So what about the blasé attitude expressed by my students? Are they correct? If you're not doing anything wrong, do you really have nothing to worry about?

I don't feel so blasé.

It's too easy to forget that there's a human behind the camera's eye, or the computer keyboard, or the all-knowing database admin. We humans have an unfortunate and almost universal tendency to abuse the power we're given. Those in power - and "power" here is a very relative word, since power comes from the ability to change some other person or thing through one's actions - often have their own ends, motives, and ideas that are in wide variance from the public trust they've been handed. Again, a mountain of examples could back this up, but here are a few:There are plenty more where this came from. A good list, for instance, can be found at "Top 10 List of Police Database Abuses", or just Google for "police database abuse" or related topics, and you'll find further examples. We can secure the databases themselves, but not necessarily what is done with the information. Of course, it's not just the police. It's anyone who has access to these databases, phone records, camera recordings, computer logs, credit card receipts, and the other data droppings we leave behind us as we go through our lives.

You may be doing nothing at all "wrong," but "wrong" unfortunately can depend on the eye of the beholder. Is it "wrong" to be a Muslim in America after 9/11? Is it "wrong" to be a kid who doesn't like his principal, and let's her know it? Is it "wrong" to date a woman whose ex-husband is a jealous security guard? Is it "wrong" to criticize law enforcement in your community? Is it "wrong" to challenge a presidential administration? Not objectively, no, but to those whose power and authority is threatened, it most certainly is. You may not be "wrong" today, but you may be tomorrow, for the mildest of reasons ... and what is worse, you may be morally, ethically, and legally in the right!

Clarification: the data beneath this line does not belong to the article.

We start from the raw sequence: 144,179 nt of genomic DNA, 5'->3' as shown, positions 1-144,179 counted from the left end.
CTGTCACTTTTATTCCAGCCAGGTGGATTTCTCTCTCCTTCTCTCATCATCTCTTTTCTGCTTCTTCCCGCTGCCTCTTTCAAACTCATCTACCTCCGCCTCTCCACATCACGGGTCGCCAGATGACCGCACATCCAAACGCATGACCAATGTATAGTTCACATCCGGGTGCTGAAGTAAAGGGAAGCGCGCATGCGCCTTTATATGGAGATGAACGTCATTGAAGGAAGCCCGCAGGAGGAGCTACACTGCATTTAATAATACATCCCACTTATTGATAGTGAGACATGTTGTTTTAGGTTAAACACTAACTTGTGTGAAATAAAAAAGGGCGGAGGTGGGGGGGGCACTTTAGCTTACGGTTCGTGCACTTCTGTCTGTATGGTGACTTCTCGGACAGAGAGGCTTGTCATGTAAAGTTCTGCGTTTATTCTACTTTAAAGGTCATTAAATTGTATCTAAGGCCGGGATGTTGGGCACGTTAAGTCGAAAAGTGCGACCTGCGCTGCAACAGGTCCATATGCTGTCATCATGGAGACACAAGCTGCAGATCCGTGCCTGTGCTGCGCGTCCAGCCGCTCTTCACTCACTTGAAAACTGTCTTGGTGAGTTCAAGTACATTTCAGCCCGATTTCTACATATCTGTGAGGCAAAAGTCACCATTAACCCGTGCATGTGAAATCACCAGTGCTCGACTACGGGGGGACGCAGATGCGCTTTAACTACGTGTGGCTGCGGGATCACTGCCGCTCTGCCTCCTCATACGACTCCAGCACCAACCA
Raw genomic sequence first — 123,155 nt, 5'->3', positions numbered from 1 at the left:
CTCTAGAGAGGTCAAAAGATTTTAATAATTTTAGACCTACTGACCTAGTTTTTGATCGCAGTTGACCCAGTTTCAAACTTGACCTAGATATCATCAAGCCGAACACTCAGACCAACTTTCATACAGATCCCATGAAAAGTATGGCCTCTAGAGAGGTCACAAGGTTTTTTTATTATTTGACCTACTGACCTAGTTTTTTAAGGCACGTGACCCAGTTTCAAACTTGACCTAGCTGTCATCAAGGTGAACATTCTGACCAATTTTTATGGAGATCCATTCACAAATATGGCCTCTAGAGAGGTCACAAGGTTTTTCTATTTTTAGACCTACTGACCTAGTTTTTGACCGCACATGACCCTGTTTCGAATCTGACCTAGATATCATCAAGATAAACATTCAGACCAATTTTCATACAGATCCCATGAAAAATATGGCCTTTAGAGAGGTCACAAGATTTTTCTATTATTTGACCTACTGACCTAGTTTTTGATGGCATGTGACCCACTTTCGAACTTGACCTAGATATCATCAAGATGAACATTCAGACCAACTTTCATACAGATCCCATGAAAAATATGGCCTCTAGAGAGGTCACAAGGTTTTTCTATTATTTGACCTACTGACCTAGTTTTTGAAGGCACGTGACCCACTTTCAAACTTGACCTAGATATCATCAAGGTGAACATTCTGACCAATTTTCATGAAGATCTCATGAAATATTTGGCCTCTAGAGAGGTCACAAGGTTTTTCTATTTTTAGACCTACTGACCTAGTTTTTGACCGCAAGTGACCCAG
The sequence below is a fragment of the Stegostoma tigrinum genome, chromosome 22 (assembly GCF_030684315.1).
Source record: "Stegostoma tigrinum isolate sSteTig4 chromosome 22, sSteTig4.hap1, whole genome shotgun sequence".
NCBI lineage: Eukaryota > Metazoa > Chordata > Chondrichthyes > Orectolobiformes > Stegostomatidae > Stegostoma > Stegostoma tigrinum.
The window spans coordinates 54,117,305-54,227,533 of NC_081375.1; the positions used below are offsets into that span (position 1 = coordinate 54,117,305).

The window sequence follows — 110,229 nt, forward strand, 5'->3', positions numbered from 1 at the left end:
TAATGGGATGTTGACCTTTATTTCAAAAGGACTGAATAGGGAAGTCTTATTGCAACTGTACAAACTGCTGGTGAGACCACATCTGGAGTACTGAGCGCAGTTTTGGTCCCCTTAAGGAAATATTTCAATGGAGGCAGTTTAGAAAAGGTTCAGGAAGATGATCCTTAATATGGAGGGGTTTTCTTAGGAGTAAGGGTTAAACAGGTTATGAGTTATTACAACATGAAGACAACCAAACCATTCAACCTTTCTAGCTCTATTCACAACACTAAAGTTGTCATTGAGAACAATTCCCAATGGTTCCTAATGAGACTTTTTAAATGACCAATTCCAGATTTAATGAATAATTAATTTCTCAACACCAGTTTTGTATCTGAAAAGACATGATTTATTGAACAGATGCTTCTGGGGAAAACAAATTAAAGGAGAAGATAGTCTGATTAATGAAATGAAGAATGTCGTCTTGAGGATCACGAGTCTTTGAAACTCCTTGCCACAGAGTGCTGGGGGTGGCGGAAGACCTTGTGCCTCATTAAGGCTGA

To accept the surveillance that is everywhere around us, we have to believe the idea that it is almost always done for the purest motives and hardly ever abused, and that if abuses occur, that they are always discovered and rectified. I find that too much to swallow, and my experience leads me instead to believe that we are too often surveilled because the technology exists and makes it easy, not because it is necessary; that abuses can and do occur, many more times than we think; and that we find out about only a small number of those abuses.

I don't think I'm doing anything wrong as I live my life; that is, I'm not breaking any laws, beyond the occasional exceeding of speed limits. But I still worry: what if someone else, who has access to electronic data about me, decides that I've done something wrong, or at least wrong as he sees it? What then? How do we secure against this type of access?

Now turn that thought around on yourself: can you tell me, truthfully, that surveillance doesn't bother you, since you never do anything wrong? Just remember to always ask the question: "Wrong to whom?"

Scott Granneman teaches at Washington University in St. Louis, consults for WebSanity, and writes for SecurityFocus and Linux Magazine. His latest book, Linux Phrasebook, is in stores now.
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Balancing surveillance 2005-11-02